16  Prevalence estimates of musculoskeletal (MSK) pain ranged from 2 to 52 percent, varying with age and sex.  Up to 30 percent of children and adolescents report episodes of pain lasting more than 6 months.  In childhood, the prevalence of JIA was 1 per 1,000, and the prevalence of pSLE was 8.8 per 100,000.  In children with MSK pain, 97 percent of cases result from noninflammatory causes.  Of the 3.3 percent of pediatric cases of MSK pain that result from inflammatory causes: 2.5 percent result from toxic synovitis and 0.8 percent result from inflammatory arthritides.  Recurrence rates of pediatric MSK pain are high and vary by body site. Age, sex, headache, abdominal pain, and combined pain are predictors of recurrence for nontraumatic MSK pain. Report Findings: Prevalence of Musculoskeletal Pain Among Healthy Children Wong KO, Bond K, Homik J, et al. Comparative Effectiveness Review No. 50. Available at

17 Report Findings: Etiology of Musculoskeletal Pain Among Healthy Children CausePrevalence (%) a Physical trauma44 Overuse24 Osteochondroses10 Hypermobility3 Growing pain4 Viral infection4 a Prevalence of these etiologies vary with age. Wong KO, Bond K, Homik J, et al. Comparative Effectiveness Review No. 50. Available at

18  The prevalence of positive tests results in healthy children was as follows:  Antinuclear antibody: 0 – 18 percent (median = 3%)  Rheumatoid factor: approximately 3 percent (median = 0%)  Cyclic-citrullinated peptide antibody: 0 – 0.6 percent (median <1%) Report Findings: Prevalence of Positive Serological Test Results Among Healthy Children Wong KO, Bond K, Homik J, et al. Comparative Effectiveness Review No. 50. Available at

19  The RF test may have a potential application only in confirming a suspected clinical diagnosis of JIA (i.e., a diagnosis based on a comprehensive patient history and physical examination).  One retrospective cohort study examined records of 437 pediatric hospital patients with MSK pain who had an RF test. They found very limited utility of the RF test for diagnosing JIA with a positive predictive value of 45 percent and a negative predictive value of 77 percent (sensitivity = 4.8%; specificity = 98%).  Strength of Evidence: Low  The evidence is insufficient to evaluate the sensitivity and specificity of most test-disease combinations.  Thus, the test performance of the ANA or CCP antibody tests in children with undiagnosed MSK pain is unknown, as is the performance of the RF test for diagnosing pSLE.  Strength of Evidence: Insufficient Report Findings: Clinical Bottom Line Regarding the Utility of Clinical Testing Wong KO, Bond K, Homik J, et al. Comparative Effectiveness Review No. 50. Available at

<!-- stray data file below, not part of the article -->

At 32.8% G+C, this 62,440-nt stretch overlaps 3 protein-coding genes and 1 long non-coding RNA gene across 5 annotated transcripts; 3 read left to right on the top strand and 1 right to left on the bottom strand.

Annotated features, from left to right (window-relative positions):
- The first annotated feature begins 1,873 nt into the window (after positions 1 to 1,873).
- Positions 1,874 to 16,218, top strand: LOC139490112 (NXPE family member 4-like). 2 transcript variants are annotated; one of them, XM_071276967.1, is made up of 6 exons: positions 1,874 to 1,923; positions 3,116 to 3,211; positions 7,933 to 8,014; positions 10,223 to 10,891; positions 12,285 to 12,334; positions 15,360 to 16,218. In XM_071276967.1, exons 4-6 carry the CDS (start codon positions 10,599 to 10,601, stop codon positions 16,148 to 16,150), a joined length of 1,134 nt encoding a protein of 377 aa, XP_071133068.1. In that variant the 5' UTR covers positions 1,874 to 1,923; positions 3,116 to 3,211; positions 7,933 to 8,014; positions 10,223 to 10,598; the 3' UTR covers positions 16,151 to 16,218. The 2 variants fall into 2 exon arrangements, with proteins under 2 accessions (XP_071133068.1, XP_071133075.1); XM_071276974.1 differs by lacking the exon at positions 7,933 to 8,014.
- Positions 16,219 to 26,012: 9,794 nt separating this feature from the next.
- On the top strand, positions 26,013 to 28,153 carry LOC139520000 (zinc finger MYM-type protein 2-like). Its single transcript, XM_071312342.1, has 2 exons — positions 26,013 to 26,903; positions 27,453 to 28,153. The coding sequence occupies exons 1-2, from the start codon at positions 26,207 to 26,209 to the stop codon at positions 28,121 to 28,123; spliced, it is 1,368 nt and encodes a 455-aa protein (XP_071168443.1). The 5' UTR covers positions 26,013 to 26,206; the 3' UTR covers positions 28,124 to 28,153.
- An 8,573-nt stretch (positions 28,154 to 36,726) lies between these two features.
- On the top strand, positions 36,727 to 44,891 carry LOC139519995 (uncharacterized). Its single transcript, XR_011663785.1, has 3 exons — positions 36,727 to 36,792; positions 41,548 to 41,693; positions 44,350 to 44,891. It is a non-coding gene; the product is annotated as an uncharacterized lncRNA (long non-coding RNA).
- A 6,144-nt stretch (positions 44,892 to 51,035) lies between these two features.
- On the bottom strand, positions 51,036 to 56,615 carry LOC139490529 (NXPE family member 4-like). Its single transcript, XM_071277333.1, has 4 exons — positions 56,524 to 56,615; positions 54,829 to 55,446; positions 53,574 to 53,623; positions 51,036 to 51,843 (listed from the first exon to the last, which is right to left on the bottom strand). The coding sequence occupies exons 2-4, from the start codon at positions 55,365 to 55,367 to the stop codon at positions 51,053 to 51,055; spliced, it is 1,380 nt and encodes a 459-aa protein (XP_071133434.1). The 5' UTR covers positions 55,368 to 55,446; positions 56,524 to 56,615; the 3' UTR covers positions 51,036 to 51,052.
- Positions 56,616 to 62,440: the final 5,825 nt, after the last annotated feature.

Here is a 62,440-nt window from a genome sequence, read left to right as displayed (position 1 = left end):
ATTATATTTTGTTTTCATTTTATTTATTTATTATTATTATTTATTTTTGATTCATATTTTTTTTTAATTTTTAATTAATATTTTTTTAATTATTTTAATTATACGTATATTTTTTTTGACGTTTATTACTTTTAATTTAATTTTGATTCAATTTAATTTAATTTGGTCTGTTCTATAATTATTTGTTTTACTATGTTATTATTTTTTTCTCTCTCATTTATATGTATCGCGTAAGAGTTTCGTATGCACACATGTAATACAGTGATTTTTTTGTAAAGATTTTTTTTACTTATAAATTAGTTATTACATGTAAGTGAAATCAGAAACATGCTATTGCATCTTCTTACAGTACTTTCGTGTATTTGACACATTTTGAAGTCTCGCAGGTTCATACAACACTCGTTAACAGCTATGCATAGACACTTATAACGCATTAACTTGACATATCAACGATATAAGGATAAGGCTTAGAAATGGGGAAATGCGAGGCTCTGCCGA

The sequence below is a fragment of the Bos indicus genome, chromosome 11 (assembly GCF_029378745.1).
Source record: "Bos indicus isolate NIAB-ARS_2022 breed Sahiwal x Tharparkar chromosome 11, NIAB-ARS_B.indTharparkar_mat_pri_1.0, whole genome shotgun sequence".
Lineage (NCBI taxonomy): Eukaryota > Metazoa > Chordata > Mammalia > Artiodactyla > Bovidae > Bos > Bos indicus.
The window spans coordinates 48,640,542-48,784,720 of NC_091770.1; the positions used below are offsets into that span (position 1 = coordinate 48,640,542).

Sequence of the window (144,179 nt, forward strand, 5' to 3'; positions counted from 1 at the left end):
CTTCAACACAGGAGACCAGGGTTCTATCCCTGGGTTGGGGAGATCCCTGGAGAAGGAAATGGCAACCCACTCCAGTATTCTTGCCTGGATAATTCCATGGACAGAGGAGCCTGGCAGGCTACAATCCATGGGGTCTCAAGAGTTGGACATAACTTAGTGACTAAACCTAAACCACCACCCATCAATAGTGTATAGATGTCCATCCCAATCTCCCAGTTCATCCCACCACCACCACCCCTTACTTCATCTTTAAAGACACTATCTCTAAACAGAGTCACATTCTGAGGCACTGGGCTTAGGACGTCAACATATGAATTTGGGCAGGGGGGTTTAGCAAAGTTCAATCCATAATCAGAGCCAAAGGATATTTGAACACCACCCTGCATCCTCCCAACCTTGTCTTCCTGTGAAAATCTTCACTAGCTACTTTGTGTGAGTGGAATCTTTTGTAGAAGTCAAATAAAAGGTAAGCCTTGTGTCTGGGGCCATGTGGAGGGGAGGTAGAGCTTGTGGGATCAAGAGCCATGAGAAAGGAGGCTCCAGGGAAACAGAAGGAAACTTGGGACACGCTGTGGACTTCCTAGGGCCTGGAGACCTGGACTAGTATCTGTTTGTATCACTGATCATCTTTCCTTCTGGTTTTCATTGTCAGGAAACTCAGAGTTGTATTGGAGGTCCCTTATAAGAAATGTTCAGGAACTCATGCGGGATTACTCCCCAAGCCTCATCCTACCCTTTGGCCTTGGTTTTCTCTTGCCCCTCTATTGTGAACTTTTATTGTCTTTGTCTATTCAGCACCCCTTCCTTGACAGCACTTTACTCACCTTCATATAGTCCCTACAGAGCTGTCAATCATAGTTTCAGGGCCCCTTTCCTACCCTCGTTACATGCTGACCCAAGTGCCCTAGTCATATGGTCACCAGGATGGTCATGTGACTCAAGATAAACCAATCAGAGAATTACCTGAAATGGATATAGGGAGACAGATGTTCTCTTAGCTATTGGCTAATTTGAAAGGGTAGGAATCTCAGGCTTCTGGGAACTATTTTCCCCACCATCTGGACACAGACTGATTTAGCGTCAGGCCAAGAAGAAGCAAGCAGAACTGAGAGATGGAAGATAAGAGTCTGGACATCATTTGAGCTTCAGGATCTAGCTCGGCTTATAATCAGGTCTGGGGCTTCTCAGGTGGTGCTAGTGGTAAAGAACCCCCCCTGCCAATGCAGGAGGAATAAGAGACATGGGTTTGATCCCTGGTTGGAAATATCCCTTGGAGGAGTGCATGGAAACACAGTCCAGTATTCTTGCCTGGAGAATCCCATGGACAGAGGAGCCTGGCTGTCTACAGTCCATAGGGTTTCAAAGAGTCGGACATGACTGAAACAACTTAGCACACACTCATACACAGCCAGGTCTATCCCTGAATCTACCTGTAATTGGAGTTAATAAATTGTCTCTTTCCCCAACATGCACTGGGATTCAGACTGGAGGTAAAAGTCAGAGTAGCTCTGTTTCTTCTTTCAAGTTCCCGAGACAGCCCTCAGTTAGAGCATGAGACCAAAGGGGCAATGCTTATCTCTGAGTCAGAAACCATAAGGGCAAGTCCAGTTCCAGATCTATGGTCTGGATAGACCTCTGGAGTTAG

20  The prevalence of MSK pain varies with age and sex.  Nearly all MSK pain in children (97%) results from noninflammatory causes.  A review of the patient’s history and performance of an MSK examination remain the most appropriate methods for diagnosing rheumatic etiologies of pediatric MSK pain in a timely fashion.  There is low-strength evidence for the utility of RF in diagnosing JIA in children with undiagnosed MSK pain (sensitivity = 4.8%, specificity = 98%).  The low sensitivity suggests that diagnosis of JIA should not rely on serological tests alone, but may be combined with thorough clinical assessment that suggests the presence of inflammatory arthritis.  The use of laboratory tests as diagnostic measures or for broad screening of pediatric rheumatic conditions remains unsupported. Conclusions (1 of 2) Wong KO, Bond K, Homik J, et al. Comparative Effectiveness Review No. 50. Available at

21  Methodological limitations of existing studies prevent further assessment of the sensitivity and specificity of the ANA, RF, and CCP serological tests.  These serological tests have potential use only as an adjunct to a clinical assessment that suggests the presence of an inflammatory arthritis or connective tissue disease. Conclusions (2 of 2) Wong KO, Bond K, Homik J, et al. Comparative Effectiveness Review No. 50. Available at

22  No studies examined clinically important outcomes that may affect quality of life and psychosocial well-being.  The impact of the ANA, RF, and CCP test results on referrals, ordering of additional tests, and patient management.  Increase in family anxiety levels due to positive test results, faulty diagnosis of a rheumatic condition, and referral to a pediatric subspecialist.  Studies examined children with known disease status rather than a spectrum of children with undiagnosed MSK symptoms, thus providing evidence regarding test performance that likely overestimates both sensitivity and specificity values.  No studies addressed the patient or clinical characteristics that could modify the accuracy of these serological tests including age, sex, race, history of recent infections, and presence of other characteristics other than MSK pain. Gaps in Knowledge Wong KO, Bond K, Homik J, et al. Comparative Effectiveness Review No. 50. Available at

23  That musculoskeletal pain is common and may recur  That inflammatory causes are found in only 3 percent of children  The important role of a complete patient history and physical examination in diagnosing a rheumatic cause of musculoskeletal pain What To Discuss With Your Patients Wong KO, Bond K, Homik J, et al. Comparative Effectiveness Review No. 50. Available at